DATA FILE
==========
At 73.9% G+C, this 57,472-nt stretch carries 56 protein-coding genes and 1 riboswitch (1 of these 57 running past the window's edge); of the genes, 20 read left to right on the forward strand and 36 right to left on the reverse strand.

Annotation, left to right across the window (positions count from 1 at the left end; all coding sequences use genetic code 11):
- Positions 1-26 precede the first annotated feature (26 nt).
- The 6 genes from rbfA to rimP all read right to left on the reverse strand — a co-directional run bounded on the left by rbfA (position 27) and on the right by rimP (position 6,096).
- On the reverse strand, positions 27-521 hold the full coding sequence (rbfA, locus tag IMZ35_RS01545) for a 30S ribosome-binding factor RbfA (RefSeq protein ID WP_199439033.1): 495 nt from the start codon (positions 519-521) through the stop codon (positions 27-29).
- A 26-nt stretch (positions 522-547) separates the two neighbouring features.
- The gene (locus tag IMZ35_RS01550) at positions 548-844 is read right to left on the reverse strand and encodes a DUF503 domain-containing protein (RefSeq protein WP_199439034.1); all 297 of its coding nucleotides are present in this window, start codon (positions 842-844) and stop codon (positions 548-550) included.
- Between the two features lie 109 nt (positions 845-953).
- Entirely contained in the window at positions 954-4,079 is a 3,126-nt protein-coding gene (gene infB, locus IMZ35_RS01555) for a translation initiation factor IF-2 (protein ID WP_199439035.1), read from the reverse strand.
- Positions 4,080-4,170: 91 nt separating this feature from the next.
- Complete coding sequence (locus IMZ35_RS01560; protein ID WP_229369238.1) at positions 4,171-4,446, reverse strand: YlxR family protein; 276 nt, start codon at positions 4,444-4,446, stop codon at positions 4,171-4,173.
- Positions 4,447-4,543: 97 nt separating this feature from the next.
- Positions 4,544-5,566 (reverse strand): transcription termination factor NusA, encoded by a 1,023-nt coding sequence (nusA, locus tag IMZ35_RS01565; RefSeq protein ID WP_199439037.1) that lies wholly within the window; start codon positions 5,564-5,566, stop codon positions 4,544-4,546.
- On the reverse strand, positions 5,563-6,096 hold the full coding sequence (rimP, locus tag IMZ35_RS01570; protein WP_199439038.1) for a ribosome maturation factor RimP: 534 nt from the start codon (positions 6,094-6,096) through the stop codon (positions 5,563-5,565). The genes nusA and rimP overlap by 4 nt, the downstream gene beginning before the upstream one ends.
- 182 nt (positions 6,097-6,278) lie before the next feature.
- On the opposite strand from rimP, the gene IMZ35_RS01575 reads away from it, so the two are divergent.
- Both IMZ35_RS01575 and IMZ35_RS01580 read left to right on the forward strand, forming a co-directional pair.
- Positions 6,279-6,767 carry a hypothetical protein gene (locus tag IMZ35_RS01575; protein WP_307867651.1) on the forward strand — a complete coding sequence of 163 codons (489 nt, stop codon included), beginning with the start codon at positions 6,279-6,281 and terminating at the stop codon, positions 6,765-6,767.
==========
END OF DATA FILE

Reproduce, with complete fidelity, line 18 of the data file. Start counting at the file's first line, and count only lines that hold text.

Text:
- Positions 6,279-6,767 carry a hypothetical protein gene (locus tag IMZ35_RS01575; protein WP_307867651.1) on the forward strand — a complete coding sequence of 163 codons (489 nt, stop codon included), beginning with the start codon at positions 6,279-6,281 and terminating at the stop codon, positions 6,765-6,767.